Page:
Various applications require optical sensors with extremely high sensitivity in order to detect weak light down to the single photon. If the spatial resolution does not have the highest priority, silicon photomultipliers (SiPM) optimally meet this requirement. Silicon photomultipliers are extremely sensitive optical detectors for the measurement of the smallest amounts of light and for the detection of single photons. They are used in various applications and are ideally suited for medical diagnostics or in high-energy physics, they are indispensable for the detection of single particles.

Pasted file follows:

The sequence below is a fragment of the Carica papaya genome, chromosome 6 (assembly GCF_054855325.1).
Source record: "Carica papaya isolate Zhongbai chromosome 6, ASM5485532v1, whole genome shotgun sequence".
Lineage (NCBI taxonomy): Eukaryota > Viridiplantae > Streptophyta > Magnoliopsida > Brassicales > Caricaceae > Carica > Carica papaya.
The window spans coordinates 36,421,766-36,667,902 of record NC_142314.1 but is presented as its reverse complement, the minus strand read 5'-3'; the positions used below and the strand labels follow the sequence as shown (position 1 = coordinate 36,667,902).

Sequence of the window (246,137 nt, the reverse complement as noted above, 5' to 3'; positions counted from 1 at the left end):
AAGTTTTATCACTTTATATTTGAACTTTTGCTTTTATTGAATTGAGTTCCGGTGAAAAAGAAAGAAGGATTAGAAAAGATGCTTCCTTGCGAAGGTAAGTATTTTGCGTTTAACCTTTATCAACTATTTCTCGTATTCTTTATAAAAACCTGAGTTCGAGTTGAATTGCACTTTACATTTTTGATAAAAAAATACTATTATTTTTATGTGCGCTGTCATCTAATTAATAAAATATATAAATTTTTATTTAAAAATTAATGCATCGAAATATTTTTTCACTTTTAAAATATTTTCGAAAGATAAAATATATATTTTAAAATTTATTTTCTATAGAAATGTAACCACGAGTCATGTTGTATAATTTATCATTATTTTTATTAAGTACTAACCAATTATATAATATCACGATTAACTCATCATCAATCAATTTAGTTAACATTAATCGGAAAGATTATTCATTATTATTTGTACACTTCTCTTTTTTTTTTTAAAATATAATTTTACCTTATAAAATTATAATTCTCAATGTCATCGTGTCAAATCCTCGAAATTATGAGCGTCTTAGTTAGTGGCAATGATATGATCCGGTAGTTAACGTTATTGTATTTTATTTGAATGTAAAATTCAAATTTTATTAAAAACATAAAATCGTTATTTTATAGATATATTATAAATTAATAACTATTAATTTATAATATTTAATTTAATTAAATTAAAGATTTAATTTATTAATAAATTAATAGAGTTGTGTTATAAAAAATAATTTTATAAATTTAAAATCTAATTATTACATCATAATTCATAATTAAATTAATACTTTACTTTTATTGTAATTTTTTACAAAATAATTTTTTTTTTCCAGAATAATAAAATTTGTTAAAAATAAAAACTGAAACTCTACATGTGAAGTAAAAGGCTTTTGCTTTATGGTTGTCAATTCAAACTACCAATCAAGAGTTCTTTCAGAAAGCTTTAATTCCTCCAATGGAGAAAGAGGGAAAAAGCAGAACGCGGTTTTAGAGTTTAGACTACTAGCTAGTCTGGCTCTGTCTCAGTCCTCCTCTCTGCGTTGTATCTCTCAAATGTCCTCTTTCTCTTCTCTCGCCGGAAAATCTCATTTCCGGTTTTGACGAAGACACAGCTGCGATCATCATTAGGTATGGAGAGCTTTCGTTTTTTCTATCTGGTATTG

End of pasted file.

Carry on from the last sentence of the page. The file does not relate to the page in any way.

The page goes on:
One interesting area is high-energy physics in which the detection of individual particles is indispensable. Another widespread application field of Silicon photomultipliers is in nuclear medicine in the field of positron emission tomography (PET). Here, a radioactive substance is supplied to the body as a marker (tracer) for metabolic activity. With the decay of the substance positrons (positively loaded elementary particles) are formed that destroy themselves in combination with the electrons as their counterparts and release energy in the form of photons. During this process two photons with 180° difference in impulse direction form. These opposite propagating photons hit inside a tube and, by their arrival time, provide information about the place of origin, or positron emission. The differences of the decay rate in the body are of particular interest, because the chosen substances accumulate, for example, on tumor cells, marking areas with high intensities suspected tumor areas.